Maybe I have to get okay with the idea that it's not my job to make people feel good. I can if I want, but it's not my job.

And I'm going to try that tuna sandwich!

LJ said...

I was too nice for a number of years. It took eons for me to figure out that "nice" means different things to different people.
1. Nice can mean a person is kind, considerate, empathetic, courteous and helpful.
2. It can also mean they're behaving in a weak way, sacrificing themselves for approval, or being dishonest.
3. A mixture of the above.
What's really interesting is that a nice person can exhibit the characteristics of #1 and there are people who will see them as weak and take advantage of their unwillingness to be blunt or honest or say "no." Often those who take advantage don't even see themselves as doing that.

At more than one point in my life, I became an unpaid therapist for several people, who (prevailing upon my helpful attitude)called me several times a week and talked for hours. Nothing ever got better for all my listening...and I'd get off the phone feeling like I'd been bled dry. At the same time, I was serving on any number of committees, working full time and doing the majority of housework and cleaning etc. This is not an uncommon tale for most women. And it's fine - if you feel okay with it. But after a certain number of years, I didn't.

And yeah, Teri - I think women carry a certain sense of responsibility for keeping everyone's emotional boat floating. Most of us are socialized like that.

And many of us, when they've done it for years, start to realize they've taken care of everyone but themselves and start the nurturing at home. After a lifetime of being nice - it's a tough battle to start saying a clear, definate "no," to keep your hand DOWN when they call for volunteers, to think "it's easier to do it myself.."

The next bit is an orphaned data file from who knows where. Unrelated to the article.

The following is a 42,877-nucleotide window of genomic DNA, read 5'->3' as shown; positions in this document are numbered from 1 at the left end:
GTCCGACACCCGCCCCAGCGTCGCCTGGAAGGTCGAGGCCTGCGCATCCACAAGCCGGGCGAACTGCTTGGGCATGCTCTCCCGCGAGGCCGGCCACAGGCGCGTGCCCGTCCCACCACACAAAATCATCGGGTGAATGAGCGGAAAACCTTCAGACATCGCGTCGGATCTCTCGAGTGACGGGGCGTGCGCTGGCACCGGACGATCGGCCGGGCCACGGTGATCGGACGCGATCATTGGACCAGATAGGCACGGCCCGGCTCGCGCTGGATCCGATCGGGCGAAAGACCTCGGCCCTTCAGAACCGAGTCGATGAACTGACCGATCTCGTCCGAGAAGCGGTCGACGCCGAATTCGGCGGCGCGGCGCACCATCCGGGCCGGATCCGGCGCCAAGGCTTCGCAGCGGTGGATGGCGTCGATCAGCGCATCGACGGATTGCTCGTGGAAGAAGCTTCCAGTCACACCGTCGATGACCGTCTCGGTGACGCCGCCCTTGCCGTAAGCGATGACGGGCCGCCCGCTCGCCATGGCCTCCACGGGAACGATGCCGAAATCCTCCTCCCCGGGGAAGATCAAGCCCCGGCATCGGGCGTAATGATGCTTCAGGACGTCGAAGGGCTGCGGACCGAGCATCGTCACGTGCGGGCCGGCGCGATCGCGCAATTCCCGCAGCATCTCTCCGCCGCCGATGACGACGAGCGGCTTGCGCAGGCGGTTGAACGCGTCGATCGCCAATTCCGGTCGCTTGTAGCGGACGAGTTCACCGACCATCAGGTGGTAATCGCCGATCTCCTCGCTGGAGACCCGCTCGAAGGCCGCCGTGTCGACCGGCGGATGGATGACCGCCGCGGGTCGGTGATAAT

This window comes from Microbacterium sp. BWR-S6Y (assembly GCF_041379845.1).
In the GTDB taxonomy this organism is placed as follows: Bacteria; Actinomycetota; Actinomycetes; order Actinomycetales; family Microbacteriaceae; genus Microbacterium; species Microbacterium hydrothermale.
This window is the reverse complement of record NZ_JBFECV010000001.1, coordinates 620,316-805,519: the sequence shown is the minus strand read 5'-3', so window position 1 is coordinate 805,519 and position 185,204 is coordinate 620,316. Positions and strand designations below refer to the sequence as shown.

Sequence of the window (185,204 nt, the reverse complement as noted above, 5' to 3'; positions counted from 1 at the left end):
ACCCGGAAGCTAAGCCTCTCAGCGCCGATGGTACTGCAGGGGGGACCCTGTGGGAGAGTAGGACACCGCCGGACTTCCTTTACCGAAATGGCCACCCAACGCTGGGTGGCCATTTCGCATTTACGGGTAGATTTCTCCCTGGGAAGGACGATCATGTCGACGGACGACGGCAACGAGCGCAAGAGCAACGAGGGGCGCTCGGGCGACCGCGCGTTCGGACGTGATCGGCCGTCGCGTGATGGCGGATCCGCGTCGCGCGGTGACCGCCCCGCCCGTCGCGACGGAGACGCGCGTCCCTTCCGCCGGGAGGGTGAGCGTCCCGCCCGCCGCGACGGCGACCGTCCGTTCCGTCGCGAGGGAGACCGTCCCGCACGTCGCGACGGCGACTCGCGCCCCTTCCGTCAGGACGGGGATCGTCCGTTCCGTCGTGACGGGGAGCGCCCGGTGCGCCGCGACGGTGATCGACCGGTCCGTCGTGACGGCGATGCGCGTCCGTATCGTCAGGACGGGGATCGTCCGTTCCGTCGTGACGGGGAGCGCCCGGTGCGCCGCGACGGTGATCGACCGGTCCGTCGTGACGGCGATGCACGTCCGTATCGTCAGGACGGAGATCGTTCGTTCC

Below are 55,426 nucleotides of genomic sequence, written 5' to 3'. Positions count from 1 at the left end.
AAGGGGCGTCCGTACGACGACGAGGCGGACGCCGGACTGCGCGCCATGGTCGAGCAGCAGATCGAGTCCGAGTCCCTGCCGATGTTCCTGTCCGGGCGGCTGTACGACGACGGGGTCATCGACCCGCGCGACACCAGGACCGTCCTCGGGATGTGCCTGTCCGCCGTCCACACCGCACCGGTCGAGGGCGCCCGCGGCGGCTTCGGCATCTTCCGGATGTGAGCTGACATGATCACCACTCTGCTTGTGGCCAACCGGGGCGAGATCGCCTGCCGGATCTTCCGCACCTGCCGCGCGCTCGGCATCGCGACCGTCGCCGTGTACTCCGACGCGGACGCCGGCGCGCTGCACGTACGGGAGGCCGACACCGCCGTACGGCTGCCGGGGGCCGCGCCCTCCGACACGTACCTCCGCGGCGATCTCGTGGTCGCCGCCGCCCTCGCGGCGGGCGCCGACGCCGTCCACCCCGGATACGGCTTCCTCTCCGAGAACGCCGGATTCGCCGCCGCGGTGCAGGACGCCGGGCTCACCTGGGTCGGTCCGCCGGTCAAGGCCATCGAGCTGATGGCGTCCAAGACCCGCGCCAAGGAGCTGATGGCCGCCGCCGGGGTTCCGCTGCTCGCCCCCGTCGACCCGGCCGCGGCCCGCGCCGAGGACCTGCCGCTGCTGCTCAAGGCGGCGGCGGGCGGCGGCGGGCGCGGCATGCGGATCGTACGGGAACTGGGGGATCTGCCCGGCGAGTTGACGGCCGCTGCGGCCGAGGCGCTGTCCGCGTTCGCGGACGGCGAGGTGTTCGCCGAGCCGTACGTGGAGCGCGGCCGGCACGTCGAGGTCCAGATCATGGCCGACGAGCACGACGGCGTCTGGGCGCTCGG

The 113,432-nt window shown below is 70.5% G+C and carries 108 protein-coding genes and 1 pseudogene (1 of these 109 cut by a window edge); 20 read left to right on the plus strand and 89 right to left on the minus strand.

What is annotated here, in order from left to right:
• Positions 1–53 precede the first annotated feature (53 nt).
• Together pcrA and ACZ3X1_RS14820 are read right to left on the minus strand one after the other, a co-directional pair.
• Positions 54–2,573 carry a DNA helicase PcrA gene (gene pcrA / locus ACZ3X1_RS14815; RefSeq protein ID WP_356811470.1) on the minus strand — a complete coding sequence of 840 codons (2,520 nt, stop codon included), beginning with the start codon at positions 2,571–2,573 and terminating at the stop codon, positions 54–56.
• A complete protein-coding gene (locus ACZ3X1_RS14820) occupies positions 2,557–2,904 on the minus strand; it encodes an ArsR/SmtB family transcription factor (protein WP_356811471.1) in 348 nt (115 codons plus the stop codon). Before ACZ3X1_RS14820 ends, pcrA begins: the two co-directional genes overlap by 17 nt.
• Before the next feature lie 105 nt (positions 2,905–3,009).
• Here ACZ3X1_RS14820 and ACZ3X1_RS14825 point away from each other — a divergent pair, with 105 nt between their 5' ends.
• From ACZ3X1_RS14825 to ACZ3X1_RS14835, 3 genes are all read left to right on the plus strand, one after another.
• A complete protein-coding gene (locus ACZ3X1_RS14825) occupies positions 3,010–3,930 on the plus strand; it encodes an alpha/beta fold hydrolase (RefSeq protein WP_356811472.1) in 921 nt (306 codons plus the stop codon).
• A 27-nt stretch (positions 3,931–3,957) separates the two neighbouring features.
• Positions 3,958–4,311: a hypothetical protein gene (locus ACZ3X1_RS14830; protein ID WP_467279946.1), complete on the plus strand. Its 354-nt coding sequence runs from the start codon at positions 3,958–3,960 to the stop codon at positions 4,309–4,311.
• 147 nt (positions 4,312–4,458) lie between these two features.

That's what these type of entries are.
Me working out, little by little, the balance. And learning to defend my boundaries.

I'm glad you laughed. I started to laugh when I drizzled to a close without an actual coherent point - and I could so vividly see that last, patient person, sneaking away.

The tuna sandwich, by the way, is to die for! Hope you like it.

Marigoldie said...

Love the post. I am a regular nice person now, having recently recovered from being a too-nice one. The southern girl is certainly trained to be super nice and accomodating. I'm cool with some of that--an openness and a bent toward hospitality--but man, you really have to set limits. I've gotten much better at it.

Once I brought groceries to a male neighbor when his wife was dying of cancer. I went to her funeral, checked on him after. One day, he ended up bitching me out for not following through on a casual request to have dinner. He dumped all his grief on me. We stopped talking and waving across the yard, and I was so stunned and hurt by the bitch-out. Months later, he came to my door with a shaky voice and apologized. I thanked him, said I forgave him, and moved soon after. Now I'm more careful with my boundaries. I'd still get groceries for a neighbor in need, but I'd make it clear I'm not his GD savior.

LJ said...

Amen to that, Marigoldie. I find (and that's why I try so hard to drop it)that I put a hand out and find my arm eaten to the elbow. It's happened so often that I've really pulled back. I see it coming now, much more quickly.
It's different with friends. There's a give and take.
And at my age, there are only so many hours of the day, and so many days, and I ask myself exactly what I want to do with mine. The answer is rarely something like: listen to a stranger rant about his lesbian ex-wife and law suits for 40 minutes.
And there are really, really a lot of people, like your neighbor, who are waiting for a savior. Who simply do not understand that, always, in the end, we have to deal with our stuff. No one can do it for us.
Thanks for the comment. Sometime, will you talk about being raised a southern woman on your blog? That would be so interesting.

beadbabe49 said...

yeah...I run out of nice waaaay before I run out of week...so it goes!

coy said...

i am nicer than all of you!!

LJ said...

Yep, BB! So it does go.

Coy. You are not!